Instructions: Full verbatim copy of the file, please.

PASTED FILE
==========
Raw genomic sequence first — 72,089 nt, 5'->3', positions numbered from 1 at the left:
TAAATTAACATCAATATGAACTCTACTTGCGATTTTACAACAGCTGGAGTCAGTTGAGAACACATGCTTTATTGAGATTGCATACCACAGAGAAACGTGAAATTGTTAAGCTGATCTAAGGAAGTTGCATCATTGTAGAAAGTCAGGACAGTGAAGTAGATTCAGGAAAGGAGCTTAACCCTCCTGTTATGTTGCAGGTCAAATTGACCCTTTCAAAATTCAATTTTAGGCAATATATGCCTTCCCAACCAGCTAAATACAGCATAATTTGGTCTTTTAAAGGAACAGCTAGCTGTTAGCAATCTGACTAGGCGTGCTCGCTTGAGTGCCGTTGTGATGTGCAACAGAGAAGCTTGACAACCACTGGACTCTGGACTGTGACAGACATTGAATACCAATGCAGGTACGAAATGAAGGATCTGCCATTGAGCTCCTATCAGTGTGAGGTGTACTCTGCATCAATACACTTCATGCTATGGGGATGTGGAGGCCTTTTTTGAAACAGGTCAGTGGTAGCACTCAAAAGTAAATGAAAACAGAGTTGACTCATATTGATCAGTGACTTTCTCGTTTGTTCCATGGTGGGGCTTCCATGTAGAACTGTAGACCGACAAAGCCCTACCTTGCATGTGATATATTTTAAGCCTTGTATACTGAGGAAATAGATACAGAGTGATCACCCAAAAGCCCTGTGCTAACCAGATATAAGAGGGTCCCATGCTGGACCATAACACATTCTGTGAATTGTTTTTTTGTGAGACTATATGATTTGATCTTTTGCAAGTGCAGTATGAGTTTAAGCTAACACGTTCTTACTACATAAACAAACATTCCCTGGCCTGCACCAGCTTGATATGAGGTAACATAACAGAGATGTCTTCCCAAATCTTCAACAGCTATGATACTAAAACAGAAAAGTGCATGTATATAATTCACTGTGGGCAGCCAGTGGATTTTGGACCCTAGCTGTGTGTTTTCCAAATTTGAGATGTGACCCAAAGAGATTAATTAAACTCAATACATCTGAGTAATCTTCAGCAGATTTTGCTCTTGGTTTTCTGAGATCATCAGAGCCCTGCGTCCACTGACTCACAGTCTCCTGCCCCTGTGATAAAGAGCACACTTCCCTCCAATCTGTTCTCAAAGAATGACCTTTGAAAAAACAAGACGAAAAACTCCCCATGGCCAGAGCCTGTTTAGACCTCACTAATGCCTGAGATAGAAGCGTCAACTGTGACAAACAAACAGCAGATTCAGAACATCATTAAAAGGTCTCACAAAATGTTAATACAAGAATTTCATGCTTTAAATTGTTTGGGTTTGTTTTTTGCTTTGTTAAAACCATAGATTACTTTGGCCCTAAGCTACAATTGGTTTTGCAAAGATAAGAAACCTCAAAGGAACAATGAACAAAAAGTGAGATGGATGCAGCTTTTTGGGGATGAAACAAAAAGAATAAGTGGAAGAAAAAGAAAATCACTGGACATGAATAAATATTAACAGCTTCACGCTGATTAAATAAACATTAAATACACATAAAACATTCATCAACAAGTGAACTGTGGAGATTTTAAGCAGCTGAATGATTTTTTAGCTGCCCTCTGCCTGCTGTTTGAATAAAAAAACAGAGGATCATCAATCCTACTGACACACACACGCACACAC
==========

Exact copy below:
Raw genomic sequence first — 72,089 nt, 5'->3', positions numbered from 1 at the left:
TAAATTAACATCAATATGAACTCTACTTGCGATTTTACAACAGCTGGAGTCAGTTGAGAACACATGCTTTATTGAGATTGCATACCACAGAGAAACGTGAAATTGTTAAGCTGATCTAAGGAAGTTGCATCATTGTAGAAAGTCAGGACAGTGAAGTAGATTCAGGAAAGGAGCTTAACCCTCCTGTTATGTTGCAGGTCAAATTGACCCTTTCAAAATTCAATTTTAGGCAATATATGCCTTCCCAACCAGCTAAATACAGCATAATTTGGTCTTTTAAAGGAACAGCTAGCTGTTAGCAATCTGACTAGGCGTGCTCGCTTGAGTGCCGTTGTGATGTGCAACAGAGAAGCTTGACAACCACTGGACTCTGGACTGTGACAGACATTGAATACCAATGCAGGTACGAAATGAAGGATCTGCCATTGAGCTCCTATCAGTGTGAGGTGTACTCTGCATCAATACACTTCATGCTATGGGGATGTGGAGGCCTTTTTTGAAACAGGTCAGTGGTAGCACTCAAAAGTAAATGAAAACAGAGTTGACTCATATTGATCAGTGACTTTCTCGTTTGTTCCATGGTGGGGCTTCCATGTAGAACTGTAGACCGACAAAGCCCTACCTTGCATGTGATATATTTTAAGCCTTGTATACTGAGGAAATAGATACAGAGTGATCACCCAAAAGCCCTGTGCTAACCAGATATAAGAGGGTCCCATGCTGGACCATAACACATTCTGTGAATTGTTTTTTTGTGAGACTATATGATTTGATCTTTTGCAAGTGCAGTATGAGTTTAAGCTAACACGTTCTTACTACATAAACAAACATTCCCTGGCCTGCACCAGCTTGATATGAGGTAACATAACAGAGATGTCTTCCCAAATCTTCAACAGCTATGATACTAAAACAGAAAAGTGCATGTATATAATTCACTGTGGGCAGCCAGTGGATTTTGGACCCTAGCTGTGTGTTTTCCAAATTTGAGATGTGACCCAAAGAGATTAATTAAACTCAATACATCTGAGTAATCTTCAGCAGATTTTGCTCTTGGTTTTCTGAGATCATCAGAGCCCTGCGTCCACTGACTCACAGTCTCCTGCCCCTGTGATAAAGAGCACACTTCCCTCCAATCTGTTCTCAAAGAATGACCTTTGAAAAAACAAGACGAAAAACTCCCCATGGCCAGAGCCTGTTTAGACCTCACTAATGCCTGAGATAGAAGCGTCAACTGTGACAAACAAACAGCAGATTCAGAACATCATTAAAAGGTCTCACAAAATGTTAATACAAGAATTTCATGCTTTAAATTGTTTGGGTTTGTTTTTTGCTTTGTTAAAACCATAGATTACTTTGGCCCTAAGCTACAATTGGTTTTGCAAAGATAAGAAACCTCAAAGGAACAATGAACAAAAAGTGAGATGGATGCAGCTTTTTGGGGATGAAACAAAAAGAATAAGTGGAAGAAAAAGAAAATCACTGGACATGAATAAATATTAACAGCTTCACGCTGATTAAATAAACATTAAATACACATAAAACATTCATCAACAAGTGAACTGTGGAGATTTTAAGCAGCTGAATGATTTTTTAGCTGCCCTCTGCCTGCTGTTTGAATAAAAAAACAGAGGATCATCAATCCTACTGACACACACACGCACACAC